One of my main beefs with big box stores is the way corporate bean counters have taken away local and regional discretion on ordering books for a store. There once was a time when a store manager could place an order for multiple copies of a book to be sold at that store because a local author sold well. Those same managers could order enough books for a teacher’s class if needed — and without the teacher having to pay up front. But those days are, for the most part gone. Worse, an Alaskan author has been caught in the middle of the world v. Amazon battle — and no one is standing up for that author against BN because, duh, Amazon is involved.
This morning’s edition of Shelf Awareness Pro tells the story of Alaskan author Debbie Dahl Edwardson. Her latest book, My Name is not Easy, isn’t available in Alaskan Barnes & Noble stores because her publisher was purchased by Amazon last year. Now, the interesting thing is that prior to Amazon buying the publisher, Marshall Cavendish, Ms. Edwardson’s book was apparently available. From the Anchorage Daily News: “An email from the Anchorage Barnes & Noble store informed her that her book, “My Name is Not Easy,” would no longer be available on their shelves.”
Would no longer be available on their shelves. NO LONGER BE AVAILABLE.
Sigh. So, a book they had been selling, a book that was nominated for a National Book Award last year, has been removed from the shelves. A book written by a popular local author has been removed. A bookd the Anchorage B&N manager said had been doing well. Why? Because the publisher was purchased by Amazon. No other reason except it is now tainted by THE EVIL THAT IS AMAZON.
And no one is up in arms about this. No writers are hitting social media condemning Barnes and Noble for taking income away from an author, from keeping reading material out of the hands of the buying public.
But the thing that really has me shaking my head is that BN has forced stores to remove a book from the shelves that was selling well, at least locally. And then they want our sympathy for their economic problems. Sorry, that dog don’t hunt. That would be like a coffee grower burning down part of its crop just because the plantation next to it was growing the same type of beans.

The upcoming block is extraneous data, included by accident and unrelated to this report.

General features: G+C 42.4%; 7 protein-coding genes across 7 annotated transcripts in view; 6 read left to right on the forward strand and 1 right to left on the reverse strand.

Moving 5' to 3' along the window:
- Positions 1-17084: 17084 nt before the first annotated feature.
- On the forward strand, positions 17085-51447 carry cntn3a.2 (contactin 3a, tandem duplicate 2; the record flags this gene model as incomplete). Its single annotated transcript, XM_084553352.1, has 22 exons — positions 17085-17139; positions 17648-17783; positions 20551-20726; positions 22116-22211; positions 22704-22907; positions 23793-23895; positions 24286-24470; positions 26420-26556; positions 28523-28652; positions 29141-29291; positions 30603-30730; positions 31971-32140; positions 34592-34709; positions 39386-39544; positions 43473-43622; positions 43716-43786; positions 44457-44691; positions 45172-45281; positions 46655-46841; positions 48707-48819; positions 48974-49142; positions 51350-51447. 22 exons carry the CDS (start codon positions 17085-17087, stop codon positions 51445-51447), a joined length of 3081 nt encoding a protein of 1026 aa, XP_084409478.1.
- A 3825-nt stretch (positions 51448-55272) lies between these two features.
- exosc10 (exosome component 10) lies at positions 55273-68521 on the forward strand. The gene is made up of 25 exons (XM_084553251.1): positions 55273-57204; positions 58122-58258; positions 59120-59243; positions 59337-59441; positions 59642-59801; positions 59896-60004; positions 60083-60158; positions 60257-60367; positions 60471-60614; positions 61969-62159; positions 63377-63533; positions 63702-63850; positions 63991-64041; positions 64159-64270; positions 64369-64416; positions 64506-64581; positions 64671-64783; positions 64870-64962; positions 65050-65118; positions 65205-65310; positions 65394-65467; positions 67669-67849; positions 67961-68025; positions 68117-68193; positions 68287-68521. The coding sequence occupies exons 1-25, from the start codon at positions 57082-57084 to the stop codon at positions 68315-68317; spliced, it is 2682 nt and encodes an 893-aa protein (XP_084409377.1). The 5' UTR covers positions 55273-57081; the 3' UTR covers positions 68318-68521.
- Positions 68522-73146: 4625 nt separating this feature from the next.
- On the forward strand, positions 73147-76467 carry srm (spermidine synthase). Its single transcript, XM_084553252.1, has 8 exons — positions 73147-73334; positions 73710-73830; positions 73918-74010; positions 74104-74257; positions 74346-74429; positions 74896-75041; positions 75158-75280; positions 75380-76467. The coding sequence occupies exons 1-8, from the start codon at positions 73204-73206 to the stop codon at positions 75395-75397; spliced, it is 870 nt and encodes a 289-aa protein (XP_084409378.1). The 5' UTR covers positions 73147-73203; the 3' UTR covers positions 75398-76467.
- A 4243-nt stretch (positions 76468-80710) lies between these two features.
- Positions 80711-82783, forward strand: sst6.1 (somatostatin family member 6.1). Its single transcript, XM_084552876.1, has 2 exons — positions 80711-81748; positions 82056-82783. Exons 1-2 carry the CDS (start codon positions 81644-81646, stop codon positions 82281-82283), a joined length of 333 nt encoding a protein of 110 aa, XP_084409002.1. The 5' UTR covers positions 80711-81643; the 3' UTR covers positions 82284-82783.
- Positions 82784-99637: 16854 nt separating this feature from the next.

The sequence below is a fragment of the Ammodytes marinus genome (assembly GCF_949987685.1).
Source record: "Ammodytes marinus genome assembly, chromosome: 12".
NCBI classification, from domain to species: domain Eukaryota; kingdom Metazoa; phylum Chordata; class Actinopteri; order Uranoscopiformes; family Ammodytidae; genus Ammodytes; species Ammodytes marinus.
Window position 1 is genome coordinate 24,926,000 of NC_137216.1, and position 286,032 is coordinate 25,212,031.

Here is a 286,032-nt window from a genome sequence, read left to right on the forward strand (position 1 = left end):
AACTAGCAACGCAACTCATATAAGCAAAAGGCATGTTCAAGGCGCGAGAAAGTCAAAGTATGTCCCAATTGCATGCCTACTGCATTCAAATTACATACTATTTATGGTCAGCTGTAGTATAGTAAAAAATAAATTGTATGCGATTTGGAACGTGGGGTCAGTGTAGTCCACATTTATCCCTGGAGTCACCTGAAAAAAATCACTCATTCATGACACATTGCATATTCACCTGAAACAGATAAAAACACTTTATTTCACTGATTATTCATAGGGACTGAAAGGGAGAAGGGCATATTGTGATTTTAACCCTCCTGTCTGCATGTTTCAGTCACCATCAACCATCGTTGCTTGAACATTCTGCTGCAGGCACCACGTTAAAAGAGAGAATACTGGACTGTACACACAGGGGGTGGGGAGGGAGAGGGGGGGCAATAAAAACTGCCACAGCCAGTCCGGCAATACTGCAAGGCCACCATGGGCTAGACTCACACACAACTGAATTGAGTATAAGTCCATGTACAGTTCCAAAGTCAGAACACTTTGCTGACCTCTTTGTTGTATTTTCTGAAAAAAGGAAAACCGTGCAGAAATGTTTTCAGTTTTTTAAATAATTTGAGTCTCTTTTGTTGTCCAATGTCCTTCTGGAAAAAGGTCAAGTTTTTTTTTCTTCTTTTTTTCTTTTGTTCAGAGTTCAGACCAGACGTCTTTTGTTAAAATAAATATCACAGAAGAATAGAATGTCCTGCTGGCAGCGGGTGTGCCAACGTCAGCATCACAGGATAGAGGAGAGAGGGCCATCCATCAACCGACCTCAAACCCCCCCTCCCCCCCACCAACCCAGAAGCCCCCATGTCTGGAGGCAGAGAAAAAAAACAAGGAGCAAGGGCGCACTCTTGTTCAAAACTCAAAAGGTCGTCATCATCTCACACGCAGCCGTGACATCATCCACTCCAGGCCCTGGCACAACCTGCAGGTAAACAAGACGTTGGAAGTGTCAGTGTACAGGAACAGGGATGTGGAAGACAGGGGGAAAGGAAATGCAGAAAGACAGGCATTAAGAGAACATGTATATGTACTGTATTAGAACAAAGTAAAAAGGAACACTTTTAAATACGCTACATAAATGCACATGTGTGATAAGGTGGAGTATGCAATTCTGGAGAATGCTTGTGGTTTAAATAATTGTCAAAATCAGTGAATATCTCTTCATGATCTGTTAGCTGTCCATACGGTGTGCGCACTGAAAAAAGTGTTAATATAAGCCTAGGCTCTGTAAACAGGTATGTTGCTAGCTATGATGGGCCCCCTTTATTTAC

Understand, Amazon wasn’t taking this title as an exclusive. In fact, there is news today that Amazon’s latest line of e-books will not be exclusive only to Amazon.
Now, before you claim I’m applying a double standard here, I’m not. B&N has the right to choose what books it will and won’t sell. Just as Amazon does, even though the lemmings I’ve written about earlier don’t think so. However, my beef is with the policy that prevents a store manager from being able to order books for the local buying public that help make money for the store. My beef is with the double standard being presented by a certain group of writers who are so quick to condemn Amazon for not “doing right” by authors but they don’t hold the big box stores to the same standard.
I agree with what Ms. Edwardson had to say about all this calling it “the latest in a series of sad moves that keeps books from readers and punishes individual writers for decisions they had no say over.”